Linked by Thom Holwerda on Fri 29th Jan 2010 16:08 UTC
Oracle and SUN "Several of the concerns about Oracle's acquisition of Sun have revolved around how Unix technologies led by Sun would continue under the new ownership. As it turns out, Solaris users might not have much to worry about, as Oracle executives on Wednesday affirmed their commitment to preserving the efforts. In the case of Solaris, Oracle had already been a big supporter of the rival Linux operating system. Oracle has its own Enterprise Linux offering, based on Red Hat Enterprise Linux. For Oracle CEO Larry Ellison, the idea that Linux and Solaris are mutually exclusive is a false choice."
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RE[3]: Could be worse
by Teknoenie on Fri 29th Jan 2010 18:59 UTC in reply to "RE[2]: Could be worse"
Teknoenie
Member since:
2007-06-07

"I think Unix is a lecacy system. Sure there are a few places where it is still way ahead of Linux, but that goes both ways and Linux gets new features every 3 months and Unix .. like once a year at best."

You speak like this is a great thing! Sure, for your piddly little laptop/desktop it is, but for an enterprise it's a non-issue. Stability is paramount in these installations. A new feature is just that, new! There is less a chance that a new feature will go into production every three months anyway, as in a mission critical enterprise it would likely take that long just to test. That's why there are enterprise distributions and there are community distributions.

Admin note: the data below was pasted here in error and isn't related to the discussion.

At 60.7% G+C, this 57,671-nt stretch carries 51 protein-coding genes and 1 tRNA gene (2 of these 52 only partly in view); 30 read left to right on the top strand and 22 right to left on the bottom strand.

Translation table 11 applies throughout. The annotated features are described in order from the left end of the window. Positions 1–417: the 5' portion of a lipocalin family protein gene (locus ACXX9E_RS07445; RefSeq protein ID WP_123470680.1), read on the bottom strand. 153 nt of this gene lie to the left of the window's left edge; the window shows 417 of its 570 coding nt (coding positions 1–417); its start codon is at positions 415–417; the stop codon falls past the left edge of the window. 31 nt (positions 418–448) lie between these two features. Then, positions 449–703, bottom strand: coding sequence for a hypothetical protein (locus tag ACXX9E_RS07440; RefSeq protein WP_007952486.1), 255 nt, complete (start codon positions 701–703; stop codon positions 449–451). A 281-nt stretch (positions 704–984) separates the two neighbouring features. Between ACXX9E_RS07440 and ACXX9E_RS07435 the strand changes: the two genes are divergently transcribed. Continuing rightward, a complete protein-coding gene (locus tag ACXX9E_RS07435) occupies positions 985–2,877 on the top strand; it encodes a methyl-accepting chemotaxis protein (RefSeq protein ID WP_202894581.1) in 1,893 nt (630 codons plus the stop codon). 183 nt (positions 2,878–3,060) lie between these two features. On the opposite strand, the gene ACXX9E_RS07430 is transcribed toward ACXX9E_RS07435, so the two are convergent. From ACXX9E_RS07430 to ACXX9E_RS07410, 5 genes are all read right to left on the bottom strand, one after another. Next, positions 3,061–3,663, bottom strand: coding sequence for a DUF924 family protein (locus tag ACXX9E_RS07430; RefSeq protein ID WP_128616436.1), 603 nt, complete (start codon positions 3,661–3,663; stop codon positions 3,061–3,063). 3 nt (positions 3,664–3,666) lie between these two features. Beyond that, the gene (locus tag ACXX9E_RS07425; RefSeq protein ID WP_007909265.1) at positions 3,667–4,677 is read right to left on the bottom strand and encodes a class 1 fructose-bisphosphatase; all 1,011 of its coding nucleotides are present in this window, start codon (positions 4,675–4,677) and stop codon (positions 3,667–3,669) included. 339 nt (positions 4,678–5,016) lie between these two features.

"You don't have to be a master futurist to know where that is going to end."

No you don't. It will end with an enterprise distribution with 3-7 years of support and nearly no newfandagled technology attached.


"Developing Unix in the long is just added cost. IBM unsterstands that and they want to dump AIX if their customers let them ( like in 2020 or something )"

IBM understands money, PERIOD! They don't care if you want to run Windows, AIX, GNU/Linux, Solaris, or any other OS. They care that you buy products and services from them. They make money by tailoring a solution to the need. If you think IBM is a GNU/Linux shop you're sadly mistaken. They're a hardware/software/services shop plain and simple.

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